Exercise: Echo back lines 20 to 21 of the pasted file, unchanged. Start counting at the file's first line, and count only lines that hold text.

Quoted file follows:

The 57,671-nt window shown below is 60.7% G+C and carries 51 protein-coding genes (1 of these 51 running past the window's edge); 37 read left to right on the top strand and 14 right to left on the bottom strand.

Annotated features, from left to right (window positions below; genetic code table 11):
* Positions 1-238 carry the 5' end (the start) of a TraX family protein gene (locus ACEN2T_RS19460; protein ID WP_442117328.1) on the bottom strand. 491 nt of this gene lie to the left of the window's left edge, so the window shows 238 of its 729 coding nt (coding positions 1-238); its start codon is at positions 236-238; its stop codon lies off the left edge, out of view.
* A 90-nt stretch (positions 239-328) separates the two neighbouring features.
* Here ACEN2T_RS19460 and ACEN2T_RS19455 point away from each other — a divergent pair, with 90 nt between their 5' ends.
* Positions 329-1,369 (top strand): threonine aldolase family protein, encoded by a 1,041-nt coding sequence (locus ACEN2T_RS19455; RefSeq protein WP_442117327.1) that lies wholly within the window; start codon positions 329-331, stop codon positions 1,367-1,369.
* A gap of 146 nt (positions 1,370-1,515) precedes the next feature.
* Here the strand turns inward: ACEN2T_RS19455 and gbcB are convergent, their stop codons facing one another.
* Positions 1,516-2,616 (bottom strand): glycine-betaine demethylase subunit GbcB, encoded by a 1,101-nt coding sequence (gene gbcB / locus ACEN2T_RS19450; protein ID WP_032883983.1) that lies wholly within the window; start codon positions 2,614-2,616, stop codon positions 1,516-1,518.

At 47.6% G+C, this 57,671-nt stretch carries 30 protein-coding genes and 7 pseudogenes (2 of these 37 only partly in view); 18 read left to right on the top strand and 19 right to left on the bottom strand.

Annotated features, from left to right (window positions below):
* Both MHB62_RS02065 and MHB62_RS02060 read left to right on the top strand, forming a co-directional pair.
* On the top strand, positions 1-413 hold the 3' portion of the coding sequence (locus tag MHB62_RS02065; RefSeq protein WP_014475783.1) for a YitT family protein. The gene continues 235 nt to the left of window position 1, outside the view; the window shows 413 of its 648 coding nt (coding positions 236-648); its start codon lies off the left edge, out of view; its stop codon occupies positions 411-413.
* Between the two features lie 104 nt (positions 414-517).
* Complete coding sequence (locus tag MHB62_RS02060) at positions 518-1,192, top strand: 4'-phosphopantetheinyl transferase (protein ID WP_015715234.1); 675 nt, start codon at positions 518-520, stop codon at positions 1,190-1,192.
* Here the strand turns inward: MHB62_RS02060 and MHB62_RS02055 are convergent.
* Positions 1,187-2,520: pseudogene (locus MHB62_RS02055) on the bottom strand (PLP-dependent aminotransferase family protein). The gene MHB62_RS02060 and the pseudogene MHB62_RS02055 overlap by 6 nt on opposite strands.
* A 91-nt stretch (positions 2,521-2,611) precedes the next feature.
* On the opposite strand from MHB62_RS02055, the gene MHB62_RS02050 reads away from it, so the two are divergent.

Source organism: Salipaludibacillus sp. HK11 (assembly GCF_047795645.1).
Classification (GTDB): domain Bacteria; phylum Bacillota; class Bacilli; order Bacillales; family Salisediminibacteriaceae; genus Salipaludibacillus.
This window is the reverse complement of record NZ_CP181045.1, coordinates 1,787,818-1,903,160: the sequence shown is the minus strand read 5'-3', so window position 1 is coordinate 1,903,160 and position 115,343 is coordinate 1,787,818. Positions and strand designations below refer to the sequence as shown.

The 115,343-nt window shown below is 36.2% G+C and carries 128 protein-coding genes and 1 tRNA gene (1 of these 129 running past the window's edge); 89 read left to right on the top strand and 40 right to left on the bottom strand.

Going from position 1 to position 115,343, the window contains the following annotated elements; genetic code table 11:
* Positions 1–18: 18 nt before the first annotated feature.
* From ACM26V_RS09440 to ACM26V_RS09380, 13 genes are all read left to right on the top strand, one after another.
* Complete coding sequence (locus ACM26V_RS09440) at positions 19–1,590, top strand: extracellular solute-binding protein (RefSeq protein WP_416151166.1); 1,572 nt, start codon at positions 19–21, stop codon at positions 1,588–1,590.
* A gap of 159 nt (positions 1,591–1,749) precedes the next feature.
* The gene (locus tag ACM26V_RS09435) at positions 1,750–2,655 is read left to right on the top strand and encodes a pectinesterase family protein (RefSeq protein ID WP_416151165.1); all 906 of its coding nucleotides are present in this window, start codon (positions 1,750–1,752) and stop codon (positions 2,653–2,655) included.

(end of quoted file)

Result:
Source organism: Salipaludibacillus sp. HK11 (assembly GCF_047795645.1).
Classification (GTDB): domain Bacteria; phylum Bacillota; class Bacilli; order Bacillales; family Salisediminibacteriaceae; genus Salipaludibacillus.